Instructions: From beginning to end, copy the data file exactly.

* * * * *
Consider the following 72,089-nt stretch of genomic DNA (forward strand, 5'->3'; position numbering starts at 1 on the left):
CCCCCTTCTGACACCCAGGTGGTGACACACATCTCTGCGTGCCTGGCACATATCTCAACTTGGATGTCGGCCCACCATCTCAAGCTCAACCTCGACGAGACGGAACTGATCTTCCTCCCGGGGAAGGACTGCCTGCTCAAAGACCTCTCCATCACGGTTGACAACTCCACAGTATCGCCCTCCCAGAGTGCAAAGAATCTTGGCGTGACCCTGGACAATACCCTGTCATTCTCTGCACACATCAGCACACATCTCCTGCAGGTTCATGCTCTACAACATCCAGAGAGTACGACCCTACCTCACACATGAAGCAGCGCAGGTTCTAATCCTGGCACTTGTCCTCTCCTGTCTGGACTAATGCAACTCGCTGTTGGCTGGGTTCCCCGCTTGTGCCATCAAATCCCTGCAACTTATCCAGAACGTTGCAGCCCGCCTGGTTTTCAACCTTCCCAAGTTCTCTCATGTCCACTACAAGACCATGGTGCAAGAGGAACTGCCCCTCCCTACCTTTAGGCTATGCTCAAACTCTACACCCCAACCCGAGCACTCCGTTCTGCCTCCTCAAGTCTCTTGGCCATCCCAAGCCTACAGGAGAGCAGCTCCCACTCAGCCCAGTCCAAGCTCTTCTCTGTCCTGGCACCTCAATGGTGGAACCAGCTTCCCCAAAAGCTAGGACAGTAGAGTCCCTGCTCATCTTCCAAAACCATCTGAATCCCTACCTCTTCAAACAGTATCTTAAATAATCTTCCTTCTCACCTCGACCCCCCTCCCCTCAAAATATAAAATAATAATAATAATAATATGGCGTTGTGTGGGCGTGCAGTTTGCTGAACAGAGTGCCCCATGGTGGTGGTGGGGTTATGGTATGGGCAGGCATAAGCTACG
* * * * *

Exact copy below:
Consider the following 72,089-nt stretch of genomic DNA (forward strand, 5'->3'; position numbering starts at 1 on the left):
CCCCCTTCTGACACCCAGGTGGTGACACACATCTCTGCGTGCCTGGCACATATCTCAACTTGGATGTCGGCCCACCATCTCAAGCTCAACCTCGACGAGACGGAACTGATCTTCCTCCCGGGGAAGGACTGCCTGCTCAAAGACCTCTCCATCACGGTTGACAACTCCACAGTATCGCCCTCCCAGAGTGCAAAGAATCTTGGCGTGACCCTGGACAATACCCTGTCATTCTCTGCACACATCAGCACACATCTCCTGCAGGTTCATGCTCTACAACATCCAGAGAGTACGACCCTACCTCACACATGAAGCAGCGCAGGTTCTAATCCTGGCACTTGTCCTCTCCTGTCTGGACTAATGCAACTCGCTGTTGGCTGGGTTCCCCGCTTGTGCCATCAAATCCCTGCAACTTATCCAGAACGTTGCAGCCCGCCTGGTTTTCAACCTTCCCAAGTTCTCTCATGTCCACTACAAGACCATGGTGCAAGAGGAACTGCCCCTCCCTACCTTTAGGCTATGCTCAAACTCTACACCCCAACCCGAGCACTCCGTTCTGCCTCCTCAAGTCTCTTGGCCATCCCAAGCCTACAGGAGAGCAGCTCCCACTCAGCCCAGTCCAAGCTCTTCTCTGTCCTGGCACCTCAATGGTGGAACCAGCTTCCCCAAAAGCTAGGACAGTAGAGTCCCTGCTCATCTTCCAAAACCATCTGAATCCCTACCTCTTCAAACAGTATCTTAAATAATCTTCCTTCTCACCTCGACCCCCCTCCCCTCAAAATATAAAATAATAATAATAATAATATGGCGTTGTGTGGGCGTGCAGTTTGCTGAACAGAGTGCCCCATGGTGGTGGTGGGGTTATGGTATGGGCAGGCATAAGCTACG